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USB 3.2 brings superfast transfer speeds, but also lots of confusion

The USB standard has come a bit far over the past few years, with many different generations and types to consider. Though speed differences are cited as the factors between each of the standards, it has become somewhat hard for some consumers to understand.

In the latest headache, the USB Implementers Forum recently announced a next-generation USB-3.2 specification, promising fast-transfer speeds of up to 20GB per second, but also bringing some confusing name changes to previous standards.

Though the changes aren’t necessarily straightforward, the new USB-3.2 specification introduces a three-speed tier. The previous USB 3.0-and USB-3.1 specifications are now gone but are still keeping the same exact transfer speeds under different naming.

The first tier— known as USB-3.2 Gen 1— (previously called USB 3.0,) is now upgraded in branding to SuperSpeed USB to indicate data transfer rates of up to 5GBps. A second tier— USB 3.2 Gen 2—(formerly known as USB 3.1,) gets the bump in naming to SuperSpeed USB 10 Gbps. The final and the newest tier— now known as USB 3.2 Gen 2×2— will be branded as SuperSpeed USB 20Gbps.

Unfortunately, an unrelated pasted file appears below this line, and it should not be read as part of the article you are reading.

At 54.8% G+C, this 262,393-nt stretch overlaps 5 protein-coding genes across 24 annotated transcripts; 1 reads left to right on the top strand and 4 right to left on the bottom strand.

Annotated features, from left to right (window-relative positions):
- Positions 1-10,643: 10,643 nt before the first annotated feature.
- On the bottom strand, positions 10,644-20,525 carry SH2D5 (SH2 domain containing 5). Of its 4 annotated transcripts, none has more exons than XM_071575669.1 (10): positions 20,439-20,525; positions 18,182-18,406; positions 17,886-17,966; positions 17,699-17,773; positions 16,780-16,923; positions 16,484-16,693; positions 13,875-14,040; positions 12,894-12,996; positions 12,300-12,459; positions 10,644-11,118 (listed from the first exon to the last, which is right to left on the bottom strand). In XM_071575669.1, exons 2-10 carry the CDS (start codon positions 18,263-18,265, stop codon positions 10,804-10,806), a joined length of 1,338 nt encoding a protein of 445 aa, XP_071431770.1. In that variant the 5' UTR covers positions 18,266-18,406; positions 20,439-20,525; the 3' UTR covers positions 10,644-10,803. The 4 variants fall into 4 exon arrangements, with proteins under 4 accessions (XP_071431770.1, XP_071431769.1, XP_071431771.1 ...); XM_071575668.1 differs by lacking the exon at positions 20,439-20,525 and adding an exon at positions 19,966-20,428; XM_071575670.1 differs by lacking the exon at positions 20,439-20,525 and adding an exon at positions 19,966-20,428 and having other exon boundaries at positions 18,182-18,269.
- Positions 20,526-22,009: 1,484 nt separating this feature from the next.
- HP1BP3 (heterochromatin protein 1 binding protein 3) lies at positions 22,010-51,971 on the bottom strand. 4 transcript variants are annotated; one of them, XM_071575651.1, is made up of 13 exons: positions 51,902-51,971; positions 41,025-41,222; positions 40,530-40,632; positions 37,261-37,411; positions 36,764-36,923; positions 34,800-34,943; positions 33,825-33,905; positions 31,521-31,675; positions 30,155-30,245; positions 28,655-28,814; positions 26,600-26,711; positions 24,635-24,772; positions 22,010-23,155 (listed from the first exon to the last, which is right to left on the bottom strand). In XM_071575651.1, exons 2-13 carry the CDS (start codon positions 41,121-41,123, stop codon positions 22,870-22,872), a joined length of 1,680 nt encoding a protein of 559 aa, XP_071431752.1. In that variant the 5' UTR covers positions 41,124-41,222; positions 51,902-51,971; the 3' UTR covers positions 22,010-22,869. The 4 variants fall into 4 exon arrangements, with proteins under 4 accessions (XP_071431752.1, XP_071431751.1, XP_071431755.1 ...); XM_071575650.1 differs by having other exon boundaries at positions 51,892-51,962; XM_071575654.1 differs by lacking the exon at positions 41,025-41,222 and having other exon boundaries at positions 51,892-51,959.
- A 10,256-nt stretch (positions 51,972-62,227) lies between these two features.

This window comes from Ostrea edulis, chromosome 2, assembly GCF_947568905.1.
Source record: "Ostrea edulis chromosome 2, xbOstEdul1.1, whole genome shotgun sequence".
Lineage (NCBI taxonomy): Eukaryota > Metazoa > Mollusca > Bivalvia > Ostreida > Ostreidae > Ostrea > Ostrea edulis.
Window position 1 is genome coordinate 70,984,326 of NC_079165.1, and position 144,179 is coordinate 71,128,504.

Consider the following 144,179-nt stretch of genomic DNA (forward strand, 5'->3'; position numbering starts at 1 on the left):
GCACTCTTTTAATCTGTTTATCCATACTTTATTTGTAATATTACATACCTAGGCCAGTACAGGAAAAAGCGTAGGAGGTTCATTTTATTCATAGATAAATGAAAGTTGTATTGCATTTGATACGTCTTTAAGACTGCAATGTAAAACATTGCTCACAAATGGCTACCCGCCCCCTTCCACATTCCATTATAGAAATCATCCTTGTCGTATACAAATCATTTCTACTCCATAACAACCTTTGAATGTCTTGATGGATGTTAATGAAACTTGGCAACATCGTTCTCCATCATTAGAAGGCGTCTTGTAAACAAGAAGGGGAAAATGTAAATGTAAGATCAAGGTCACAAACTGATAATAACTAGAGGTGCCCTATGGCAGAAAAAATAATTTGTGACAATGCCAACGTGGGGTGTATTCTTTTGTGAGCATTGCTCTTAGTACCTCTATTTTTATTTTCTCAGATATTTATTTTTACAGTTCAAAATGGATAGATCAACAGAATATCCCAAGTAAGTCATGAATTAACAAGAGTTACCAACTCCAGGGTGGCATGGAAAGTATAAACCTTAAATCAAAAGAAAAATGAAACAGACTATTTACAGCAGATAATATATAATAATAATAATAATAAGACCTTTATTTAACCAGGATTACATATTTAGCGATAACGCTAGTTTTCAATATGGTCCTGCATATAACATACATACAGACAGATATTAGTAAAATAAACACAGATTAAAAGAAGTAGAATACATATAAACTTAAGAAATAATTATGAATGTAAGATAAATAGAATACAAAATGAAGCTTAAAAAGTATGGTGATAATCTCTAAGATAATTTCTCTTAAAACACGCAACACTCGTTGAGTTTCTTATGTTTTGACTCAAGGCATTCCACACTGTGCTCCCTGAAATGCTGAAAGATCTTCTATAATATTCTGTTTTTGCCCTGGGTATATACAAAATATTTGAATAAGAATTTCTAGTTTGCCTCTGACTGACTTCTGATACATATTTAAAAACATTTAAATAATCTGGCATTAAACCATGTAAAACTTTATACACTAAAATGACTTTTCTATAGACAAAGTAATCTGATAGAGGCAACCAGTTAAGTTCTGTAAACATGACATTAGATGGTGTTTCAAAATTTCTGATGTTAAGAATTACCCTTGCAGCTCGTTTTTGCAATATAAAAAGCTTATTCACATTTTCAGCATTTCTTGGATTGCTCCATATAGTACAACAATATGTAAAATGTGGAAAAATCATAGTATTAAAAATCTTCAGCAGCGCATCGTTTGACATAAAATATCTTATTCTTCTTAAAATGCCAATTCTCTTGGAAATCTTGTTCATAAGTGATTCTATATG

That newest tier doubles the maximum overall speed, by allowing for two lanes of 10GBps data speed over the previous generation. It also makes it so that manufacturers will be able to state that their devices will support USB-3.2. However, for users, there still needs to be a direct way of knowing which speeds they will be getting. As a workaround, it is being recommended for manufacturers to stick to the SuperSpeed branding when marketing new USB-3.2 products.

“When referring to a product that is based on and compliant with the USB-3.2 specification, it is critical for manufacturers to clearly identify the performance capabilities of that device separately from other product benefits and/or physical characteristics,” said the USB Implementors forum.

Still, these new specifications are all backward compatible with each other, so despite the inherent confusion, older devices will still work in any new laptop with USB-3.2. It is also being recommended for manufacturers to submit their products to the USB Implementors forum so that proper logos for better consumer recommendation. Combined with the frustrations of already having to deal with dongles when buying the latest laptops, this is an unwelcome development for consumers.

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Arif Bacchus
Arif Bacchus is a native New Yorker and a fan of all things technology. Arif works as a freelance writer at Digital Trends…
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